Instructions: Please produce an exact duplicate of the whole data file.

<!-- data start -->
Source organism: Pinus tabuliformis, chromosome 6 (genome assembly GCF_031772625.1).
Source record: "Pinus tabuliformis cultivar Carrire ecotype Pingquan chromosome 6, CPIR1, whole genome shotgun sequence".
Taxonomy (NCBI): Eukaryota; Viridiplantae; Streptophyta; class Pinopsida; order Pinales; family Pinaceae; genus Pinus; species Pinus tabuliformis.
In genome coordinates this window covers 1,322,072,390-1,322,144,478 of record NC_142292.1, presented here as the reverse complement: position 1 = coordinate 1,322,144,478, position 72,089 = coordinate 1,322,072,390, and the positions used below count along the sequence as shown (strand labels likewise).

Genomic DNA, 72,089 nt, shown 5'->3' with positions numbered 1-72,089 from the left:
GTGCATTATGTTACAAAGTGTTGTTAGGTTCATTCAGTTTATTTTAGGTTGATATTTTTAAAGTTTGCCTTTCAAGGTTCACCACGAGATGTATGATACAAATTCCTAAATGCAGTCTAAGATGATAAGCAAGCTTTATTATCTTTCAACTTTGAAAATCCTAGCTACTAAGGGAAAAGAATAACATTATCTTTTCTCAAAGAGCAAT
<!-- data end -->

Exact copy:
Source organism: Pinus tabuliformis, chromosome 6 (genome assembly GCF_031772625.1).
Source record: "Pinus tabuliformis cultivar Carrire ecotype Pingquan chromosome 6, CPIR1, whole genome shotgun sequence".
Taxonomy (NCBI): Eukaryota; Viridiplantae; Streptophyta; class Pinopsida; order Pinales; family Pinaceae; genus Pinus; species Pinus tabuliformis.
In genome coordinates this window covers 1,322,072,390-1,322,144,478 of record NC_142292.1, presented here as the reverse complement: position 1 = coordinate 1,322,144,478, position 72,089 = coordinate 1,322,072,390, and the positions used below count along the sequence as shown (strand labels likewise).

Genomic DNA, 72,089 nt, shown 5'->3' with positions numbered 1-72,089 from the left:
GTGCATTATGTTACAAAGTGTTGTTAGGTTCATTCAGTTTATTTTAGGTTGATATTTTTAAAGTTTGCCTTTCAAGGTTCACCACGAGATGTATGATACAAATTCCTAAATGCAGTCTAAGATGATAAGCAAGCTTTATTATCTTTCAACTTTGAAAATCCTAGCTACTAAGGGAAAAGAATAACATTATCTTTTCTCAAAGAGCAAT